San Antonio Film
9:03 am
Mon February 11, 2013

Photos: Bluesman Robert Johnson's Deal With The Devil

Musical styles like rock ‘n’ roll, jazz and R&B trace their roots back to the blues, which partly sprang from one man who recorded his famous "Cross Road Blues" in a San Antonio hotel room.

Blues musician Robert Johnson arrived in San Antonio in 1936 and recorded some of his most famous work, like “I Believe I’ll Dust My Broom” and “Terraplane Blues,” in room 414 of the Gunter Hotel downtown.

The modest itinerant musician would join the legends after this, but it was a fledgling time in America’s recording industry.

This story piqued the interest of Columbia film student writer and director Robert Brink’s, who heard “Hell Hound on my Trail” and couldn’t get it out of his head.

An epic tale

Brink decided to take on the project for his non-thesis -- the film before his final thesis.

The film he’s calling “Devil Deal Blues” details Johnson’s trip to the Alamo City, which he says took a long time to write. A $25,000 grant from the San Antonio Film Commission’s Student Film Project greatly helped production. 40 cast members and about 100 members of the crew spent six days in San Antonio and surrounding areas to film the entire 15 minute project.

Once the film is completed by April, Brink said he’ll enter it into film festivals world-wide, but he really hopes to expand the film.

“Perhaps this short film, if it looks great, somebody’s going to want to finance the feature version of it, which we have a great feature script for this story. It shows off all of San Antonio,” he said.

Playing a legend

New York-based actor Tyler Jacob Rollinson plays Johnson, and said he wants people to learn about the blues legend.

“I studied about him in school,” said Rollinson. “I took a music course my senior year and it really went through the history of the blues. He was kind of the first modern, it’s what we see as modern blues musician is my opinion of what Robert Johnson enveloped and was. And so you can track everything that the Rolling Stones have done, everything that the Beatles have done, back to Robert Johnson. Bob Dylan, you can track back to Robert Johnson.”

Rollinson said the part helped evolve his own musical tastes, joking that he listened to “crap” growing up, like “a lot of bad rap and extremely awful hip-hop."

For Rollinson the most challenging part of shooting the film was handling the musical scenes. Although he said every close-up of his hands on the guitar is him playing, film tricks helped him out.

"Just like Robert Johnson we do some magical things with the film," he said laughing.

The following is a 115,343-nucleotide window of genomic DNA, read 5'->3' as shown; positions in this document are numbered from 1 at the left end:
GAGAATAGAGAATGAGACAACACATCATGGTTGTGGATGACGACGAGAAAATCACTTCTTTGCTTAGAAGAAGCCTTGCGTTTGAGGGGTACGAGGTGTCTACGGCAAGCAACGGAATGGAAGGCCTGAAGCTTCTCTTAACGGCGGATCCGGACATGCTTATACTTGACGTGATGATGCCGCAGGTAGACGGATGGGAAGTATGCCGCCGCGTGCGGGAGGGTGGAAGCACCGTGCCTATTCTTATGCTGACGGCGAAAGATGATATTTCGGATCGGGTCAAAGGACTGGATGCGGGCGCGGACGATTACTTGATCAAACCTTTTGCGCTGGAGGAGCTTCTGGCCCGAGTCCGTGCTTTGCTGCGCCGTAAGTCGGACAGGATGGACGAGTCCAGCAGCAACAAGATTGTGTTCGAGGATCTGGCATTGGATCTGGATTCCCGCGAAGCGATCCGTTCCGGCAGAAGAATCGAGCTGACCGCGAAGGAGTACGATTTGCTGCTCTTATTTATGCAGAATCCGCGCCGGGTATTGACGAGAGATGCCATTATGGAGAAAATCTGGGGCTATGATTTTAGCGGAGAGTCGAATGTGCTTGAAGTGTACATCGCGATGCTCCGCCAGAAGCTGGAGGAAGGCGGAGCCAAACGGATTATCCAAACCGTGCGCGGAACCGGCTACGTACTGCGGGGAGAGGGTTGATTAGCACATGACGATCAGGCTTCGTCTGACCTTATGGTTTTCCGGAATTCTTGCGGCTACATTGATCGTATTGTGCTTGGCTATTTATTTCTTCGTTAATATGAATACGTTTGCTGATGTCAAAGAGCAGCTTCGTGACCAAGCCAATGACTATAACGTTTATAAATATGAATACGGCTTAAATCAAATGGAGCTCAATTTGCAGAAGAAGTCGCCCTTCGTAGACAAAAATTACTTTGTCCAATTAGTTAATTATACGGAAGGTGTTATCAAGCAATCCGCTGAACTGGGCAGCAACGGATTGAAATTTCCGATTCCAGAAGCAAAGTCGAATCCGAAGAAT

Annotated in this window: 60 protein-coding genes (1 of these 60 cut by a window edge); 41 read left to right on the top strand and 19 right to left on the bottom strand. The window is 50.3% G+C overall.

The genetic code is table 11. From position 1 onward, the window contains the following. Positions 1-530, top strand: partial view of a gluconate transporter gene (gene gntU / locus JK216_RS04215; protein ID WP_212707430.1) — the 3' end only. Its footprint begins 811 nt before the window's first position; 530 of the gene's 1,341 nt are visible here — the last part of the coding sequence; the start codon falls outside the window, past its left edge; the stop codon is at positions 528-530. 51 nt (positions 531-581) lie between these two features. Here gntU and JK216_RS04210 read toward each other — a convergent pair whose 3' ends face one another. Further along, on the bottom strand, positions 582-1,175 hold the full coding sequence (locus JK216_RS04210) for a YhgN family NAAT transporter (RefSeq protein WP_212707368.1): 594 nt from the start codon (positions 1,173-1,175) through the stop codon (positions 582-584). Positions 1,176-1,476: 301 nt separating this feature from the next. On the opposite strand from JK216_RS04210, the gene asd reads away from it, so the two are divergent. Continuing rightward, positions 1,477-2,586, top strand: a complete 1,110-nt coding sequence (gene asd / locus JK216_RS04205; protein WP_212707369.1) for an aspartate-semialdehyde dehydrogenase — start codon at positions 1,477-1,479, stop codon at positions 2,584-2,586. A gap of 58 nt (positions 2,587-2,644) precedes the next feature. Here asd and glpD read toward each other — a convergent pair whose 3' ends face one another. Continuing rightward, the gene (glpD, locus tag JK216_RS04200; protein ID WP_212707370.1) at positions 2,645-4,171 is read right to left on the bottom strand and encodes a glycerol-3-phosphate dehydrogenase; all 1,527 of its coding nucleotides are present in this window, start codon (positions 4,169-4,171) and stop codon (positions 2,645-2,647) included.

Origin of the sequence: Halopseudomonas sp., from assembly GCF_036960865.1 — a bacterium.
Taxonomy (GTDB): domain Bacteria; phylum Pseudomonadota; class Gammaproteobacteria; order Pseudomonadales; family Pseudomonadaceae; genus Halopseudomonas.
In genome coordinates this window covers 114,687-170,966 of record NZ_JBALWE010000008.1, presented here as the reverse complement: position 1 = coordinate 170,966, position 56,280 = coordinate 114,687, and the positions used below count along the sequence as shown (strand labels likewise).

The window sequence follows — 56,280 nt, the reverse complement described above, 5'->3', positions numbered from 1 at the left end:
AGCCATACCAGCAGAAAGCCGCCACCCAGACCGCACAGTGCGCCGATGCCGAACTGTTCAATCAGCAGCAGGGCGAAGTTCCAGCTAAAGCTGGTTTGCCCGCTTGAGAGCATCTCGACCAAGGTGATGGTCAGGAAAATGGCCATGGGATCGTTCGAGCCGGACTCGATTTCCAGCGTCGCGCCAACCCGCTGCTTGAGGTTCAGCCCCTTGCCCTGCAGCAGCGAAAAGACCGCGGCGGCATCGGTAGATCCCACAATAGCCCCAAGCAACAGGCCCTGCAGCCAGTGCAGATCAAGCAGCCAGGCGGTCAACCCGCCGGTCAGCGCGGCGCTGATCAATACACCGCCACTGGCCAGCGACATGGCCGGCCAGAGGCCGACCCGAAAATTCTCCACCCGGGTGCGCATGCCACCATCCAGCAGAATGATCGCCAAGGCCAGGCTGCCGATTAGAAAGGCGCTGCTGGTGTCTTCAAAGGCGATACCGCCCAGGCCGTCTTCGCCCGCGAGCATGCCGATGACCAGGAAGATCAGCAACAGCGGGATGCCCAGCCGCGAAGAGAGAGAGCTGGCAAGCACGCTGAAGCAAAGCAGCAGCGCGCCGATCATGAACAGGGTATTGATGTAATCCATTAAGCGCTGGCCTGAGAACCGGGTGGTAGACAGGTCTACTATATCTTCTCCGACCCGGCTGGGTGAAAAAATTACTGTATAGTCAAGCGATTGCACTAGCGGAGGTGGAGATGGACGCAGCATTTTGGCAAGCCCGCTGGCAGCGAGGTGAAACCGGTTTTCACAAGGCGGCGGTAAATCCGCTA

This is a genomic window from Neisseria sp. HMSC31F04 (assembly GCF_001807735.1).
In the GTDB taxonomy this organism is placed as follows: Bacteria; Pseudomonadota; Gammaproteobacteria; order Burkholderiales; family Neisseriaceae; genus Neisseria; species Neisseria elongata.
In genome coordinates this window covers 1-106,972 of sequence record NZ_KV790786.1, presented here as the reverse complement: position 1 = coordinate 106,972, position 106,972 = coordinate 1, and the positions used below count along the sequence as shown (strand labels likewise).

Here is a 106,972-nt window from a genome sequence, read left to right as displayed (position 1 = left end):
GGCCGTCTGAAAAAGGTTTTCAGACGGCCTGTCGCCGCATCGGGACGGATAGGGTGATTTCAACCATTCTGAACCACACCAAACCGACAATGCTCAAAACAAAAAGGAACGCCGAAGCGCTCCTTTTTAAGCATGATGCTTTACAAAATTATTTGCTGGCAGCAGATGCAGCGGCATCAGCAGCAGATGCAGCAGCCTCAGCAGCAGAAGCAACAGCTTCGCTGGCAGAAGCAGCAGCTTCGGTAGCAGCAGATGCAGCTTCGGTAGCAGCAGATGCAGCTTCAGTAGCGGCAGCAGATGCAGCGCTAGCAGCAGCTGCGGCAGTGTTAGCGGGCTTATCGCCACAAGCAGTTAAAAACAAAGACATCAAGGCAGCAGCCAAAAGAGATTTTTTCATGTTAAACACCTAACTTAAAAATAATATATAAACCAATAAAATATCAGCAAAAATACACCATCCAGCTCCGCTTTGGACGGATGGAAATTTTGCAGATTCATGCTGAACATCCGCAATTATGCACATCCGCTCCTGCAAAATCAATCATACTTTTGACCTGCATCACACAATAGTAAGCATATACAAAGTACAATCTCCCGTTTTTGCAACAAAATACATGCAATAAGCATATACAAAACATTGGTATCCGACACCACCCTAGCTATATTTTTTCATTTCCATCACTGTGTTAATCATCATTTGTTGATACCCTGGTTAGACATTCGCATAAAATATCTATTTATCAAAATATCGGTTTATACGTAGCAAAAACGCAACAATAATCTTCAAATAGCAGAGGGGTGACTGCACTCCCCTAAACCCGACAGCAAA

He hopes the project will shed light on Johnson, a man whose influence on the world of music didn’t become clear until well after his death.

"I want people who don’t know anything about Robert Johnson to really get into his music now," said Rollinson. "I think if you watch this film, you’ll say, ‘Man, wow. I didn’t know anything about Robert Johnson but now I know and now I hear his influences in today’s music.'"

Setting the scene downtown

To make downtown San Antonio look like it did during the depression, old-time vehicles took the place of modern cars.

Wayen Graefen drove his 1934 Terraplane from Kerrville to be in the movie. Graefen said he bugged his friend to sell him the car for years before his friend finally agreed.

Grafen said he did not get paid for the part, and that he was the one who reached out to the producers.

“I sent an email and said, ‘Hey, you know, the man’s most famous song was the 'Terraplane Blues.' You need a Terraplane.'"

The mystery of Robert Johnson

Actress Charo, who does not go by a last name, said the lack of information on Johnson allows creativity to reign supreme. Only three photographs to date are known to be in existence of Johnson.

Charo plays a maid, and Johnson’s love interest.

“There’s a lot of flexibility in the story of Robert Johnson because a lot of it, there’s some written and documented stuff, but then there’s also a lot of flexibility because there’s not so much documentation," she said.

Johnson had only one other recording session - in Dallas 1937. Months later he mysteriously died at the age of 27, but not before he created the template for future rock stars’ influence from the music he recorded in San Antonio.